Nonetheless, it is very ok that the coffee beans we can obtain here are sourced from other countries, but from the brewing to the serving, it’s all treated like the real deal. As you enter downtown Miami from I 95S, you can’t help but notice huge billboard advertisements for Cafe Bustelo, one of the most beloved brands of coffee that has been serving the Miami Cuban community for many years. Cubans say it’s red and yellow tin cans are what Heinz ketchup bottles are to American culture- something deeply embedded and easily recognizable. Despite its association with Cuba, Cafe Bustelo was created by a Spaniard. Gregorio Bustelo brought the coffee to East Harlem to serve Latino immigrant communities in the 1920’s. By the 1950’s, the brand had attracted so much attention, it was bought out by the Tetley corporation in 1963. By the year 2000, Tetley decided to sell off its US espresso division to Rowland Roasters, a Miami-based company whose Cuban owners had been in the coffee business for centuries. Other smaller coffee brands such as Pilon became part of Rowland Roasters as well. Eventually they sold off the brand to the JM Smuckers conglomerate for 360 million dollars and Smuckers took ownership of almost every Latin coffee brand. Interestingly enough, Smuckers also owns the struggling coffee brand Folgers, which cost the company a mere 3 billion dollars!

What you will first notice that separates cafe cubano from the rest of the coffee bean pack, is that the inky roast is very fine ground. Every cafe will use the strong and superior Arabica beans ( versus the inferior Robusta beans that produces a rather wimpy infusion)from Cafe Bustelo, Pilon, or a very local brand such as Gran Havana. Once you get a whiff of the rapturous scent, the magic really begins.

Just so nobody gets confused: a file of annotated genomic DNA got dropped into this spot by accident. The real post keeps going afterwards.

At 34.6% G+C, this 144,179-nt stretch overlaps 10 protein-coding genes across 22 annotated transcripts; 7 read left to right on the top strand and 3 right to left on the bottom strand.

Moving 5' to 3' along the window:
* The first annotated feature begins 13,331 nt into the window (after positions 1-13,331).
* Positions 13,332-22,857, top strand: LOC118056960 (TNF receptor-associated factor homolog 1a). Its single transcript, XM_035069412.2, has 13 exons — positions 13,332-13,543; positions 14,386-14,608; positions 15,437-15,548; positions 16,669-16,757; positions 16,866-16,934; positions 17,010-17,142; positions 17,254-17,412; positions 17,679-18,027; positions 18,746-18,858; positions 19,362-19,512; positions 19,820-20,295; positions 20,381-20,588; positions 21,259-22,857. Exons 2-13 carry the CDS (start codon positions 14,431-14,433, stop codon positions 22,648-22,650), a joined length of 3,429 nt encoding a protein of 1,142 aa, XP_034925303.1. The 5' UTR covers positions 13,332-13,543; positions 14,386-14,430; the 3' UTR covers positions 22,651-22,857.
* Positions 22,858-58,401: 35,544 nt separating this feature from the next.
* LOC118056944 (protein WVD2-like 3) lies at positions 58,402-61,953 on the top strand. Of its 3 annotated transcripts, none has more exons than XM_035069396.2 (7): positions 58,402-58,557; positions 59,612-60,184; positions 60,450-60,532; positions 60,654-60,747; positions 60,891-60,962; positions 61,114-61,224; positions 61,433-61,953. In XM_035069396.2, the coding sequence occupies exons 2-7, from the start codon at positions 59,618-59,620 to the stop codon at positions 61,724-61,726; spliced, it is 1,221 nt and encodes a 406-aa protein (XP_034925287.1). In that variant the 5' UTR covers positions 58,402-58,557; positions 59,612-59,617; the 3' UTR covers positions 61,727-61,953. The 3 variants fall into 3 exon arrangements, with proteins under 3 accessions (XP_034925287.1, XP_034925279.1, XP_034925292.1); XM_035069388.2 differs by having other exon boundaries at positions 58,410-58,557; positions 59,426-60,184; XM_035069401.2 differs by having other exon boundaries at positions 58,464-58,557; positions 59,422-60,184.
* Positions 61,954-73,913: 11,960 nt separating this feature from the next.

As aforementioned, there are quartet of choices: cafe cubano or commonly referred to as cafecito; colada, which is to share; cafe con leche; and cortadito. All the coffee selections start out as cafe cubano or cafecito. Whatever variety you wish to enjoy, please don’t make the cardinal mistake and ask for a decaffeinated version unless you want to incur the wrath of some serious, searing side-eye. The ladies that man the ventanitas are the most highly respected workers in Miami, maybe more than any other profession, so our advice- don’t mess with the hand that makes your coffee.

You’ll be enjoying an espresso-like mixture, but this isn’t exactly the Italian favorite. The fine grounds are mixed with demerara sugar that is worked through during the brewing process, a unique practice that leaves the coffee with a syrupy texture, sweet taste, and smooth finish. Once the coffee has brewed in either an espresso maker or a Moka pot ( a small stovetop pot if you wish to make it at home), then sugar is placed in the bottom of small metal pitcher and the first few drops of the coffee are poured over the sugar and then whipped vigorously to create some thing called espuma, a sort of crema but without the cream. The remaining coffee is poured on top so that the espuma rises to the top of the pitcher. Then, it’s all poured into small cups, either styrofoam for take-away or demitasse cups if you are planning on dawdling ( we highly recommend you treat yourself to a set of authentic demitasse cups while you are visiting Little Havana).